A (The?) Higgs Vacuum Instability During Inflation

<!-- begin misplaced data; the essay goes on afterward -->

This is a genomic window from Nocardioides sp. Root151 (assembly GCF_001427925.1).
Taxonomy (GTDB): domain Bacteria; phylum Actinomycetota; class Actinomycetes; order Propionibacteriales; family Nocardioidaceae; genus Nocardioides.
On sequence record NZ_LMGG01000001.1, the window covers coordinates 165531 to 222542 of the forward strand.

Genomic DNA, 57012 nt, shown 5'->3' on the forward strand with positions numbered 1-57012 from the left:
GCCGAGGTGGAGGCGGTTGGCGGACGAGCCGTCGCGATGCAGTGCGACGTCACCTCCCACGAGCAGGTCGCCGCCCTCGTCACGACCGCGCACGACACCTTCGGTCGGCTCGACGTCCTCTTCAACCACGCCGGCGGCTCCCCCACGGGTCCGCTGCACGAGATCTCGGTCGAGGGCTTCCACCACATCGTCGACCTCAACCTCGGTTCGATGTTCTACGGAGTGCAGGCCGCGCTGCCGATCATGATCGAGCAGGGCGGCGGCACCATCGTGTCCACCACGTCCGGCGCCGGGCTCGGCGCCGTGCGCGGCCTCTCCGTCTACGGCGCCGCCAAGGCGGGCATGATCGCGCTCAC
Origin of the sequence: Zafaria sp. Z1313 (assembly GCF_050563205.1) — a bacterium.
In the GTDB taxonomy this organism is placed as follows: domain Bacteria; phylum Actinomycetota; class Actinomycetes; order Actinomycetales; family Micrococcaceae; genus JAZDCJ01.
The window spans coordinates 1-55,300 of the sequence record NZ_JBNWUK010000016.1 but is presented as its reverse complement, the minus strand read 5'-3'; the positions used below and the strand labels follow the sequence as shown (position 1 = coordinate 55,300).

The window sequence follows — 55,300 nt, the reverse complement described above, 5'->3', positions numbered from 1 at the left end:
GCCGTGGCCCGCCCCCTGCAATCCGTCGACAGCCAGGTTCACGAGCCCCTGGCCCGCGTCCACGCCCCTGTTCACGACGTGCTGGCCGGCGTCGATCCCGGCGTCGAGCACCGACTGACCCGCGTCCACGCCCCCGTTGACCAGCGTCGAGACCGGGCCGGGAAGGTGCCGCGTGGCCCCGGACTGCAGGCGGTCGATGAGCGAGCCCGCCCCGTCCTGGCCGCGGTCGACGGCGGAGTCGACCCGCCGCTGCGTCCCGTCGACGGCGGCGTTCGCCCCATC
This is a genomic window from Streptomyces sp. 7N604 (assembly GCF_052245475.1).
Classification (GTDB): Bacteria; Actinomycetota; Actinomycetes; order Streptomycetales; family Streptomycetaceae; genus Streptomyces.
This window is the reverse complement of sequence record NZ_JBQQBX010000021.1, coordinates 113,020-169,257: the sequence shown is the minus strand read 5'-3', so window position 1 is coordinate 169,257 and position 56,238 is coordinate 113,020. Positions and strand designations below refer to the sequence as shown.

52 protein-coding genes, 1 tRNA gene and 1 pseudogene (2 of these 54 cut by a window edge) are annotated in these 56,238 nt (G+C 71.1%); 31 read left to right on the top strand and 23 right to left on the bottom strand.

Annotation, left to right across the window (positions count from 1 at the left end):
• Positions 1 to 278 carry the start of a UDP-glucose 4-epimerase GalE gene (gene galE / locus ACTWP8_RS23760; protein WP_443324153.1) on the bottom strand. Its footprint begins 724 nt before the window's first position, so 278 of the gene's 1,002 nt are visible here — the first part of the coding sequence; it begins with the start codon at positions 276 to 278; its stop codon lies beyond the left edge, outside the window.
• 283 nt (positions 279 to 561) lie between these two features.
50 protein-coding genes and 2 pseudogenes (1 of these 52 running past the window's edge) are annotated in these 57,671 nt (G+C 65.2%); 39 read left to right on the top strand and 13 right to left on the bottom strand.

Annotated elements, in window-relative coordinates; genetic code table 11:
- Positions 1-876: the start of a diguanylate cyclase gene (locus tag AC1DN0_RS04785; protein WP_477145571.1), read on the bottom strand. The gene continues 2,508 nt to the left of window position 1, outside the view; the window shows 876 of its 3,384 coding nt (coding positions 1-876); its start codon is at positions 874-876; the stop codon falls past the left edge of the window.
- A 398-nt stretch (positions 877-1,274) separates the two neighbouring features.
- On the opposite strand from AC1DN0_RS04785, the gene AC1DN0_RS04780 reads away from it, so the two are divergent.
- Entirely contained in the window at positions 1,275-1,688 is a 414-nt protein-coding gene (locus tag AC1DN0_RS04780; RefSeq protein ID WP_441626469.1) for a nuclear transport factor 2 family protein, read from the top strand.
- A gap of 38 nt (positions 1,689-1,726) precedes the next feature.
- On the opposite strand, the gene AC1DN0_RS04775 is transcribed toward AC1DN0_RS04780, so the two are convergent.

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Supposing there exists no new physics stabilizing the weak scale, the Standard Model Higgs potential exhibits a true vacuum at large field values, rendering the electroweak vacuum metastable (i.e., long lived relative to the age of the Universe). While this scenario need not preclude our current existence, it may not reconcile with a period of large(ish)-field inflation---large fluctuations in the Higgs field, induced by the inflationary energy density, can lead to the field locally sampling the unstable/true vacuum part of the potential, with potentially disastrous consequences. Evaluating the extent to which large-field inflation and the Higgs vacuum instability are incompatible requires understanding (i) how Higgs fluctuations evolve during inflation and (ii) the fate of large local fluctuations that sample the part of the potential beyond the barrier that separates the electroweak and true vacua. In this talk, I will discuss both of these aspects, and explain the implications for large-field inflation.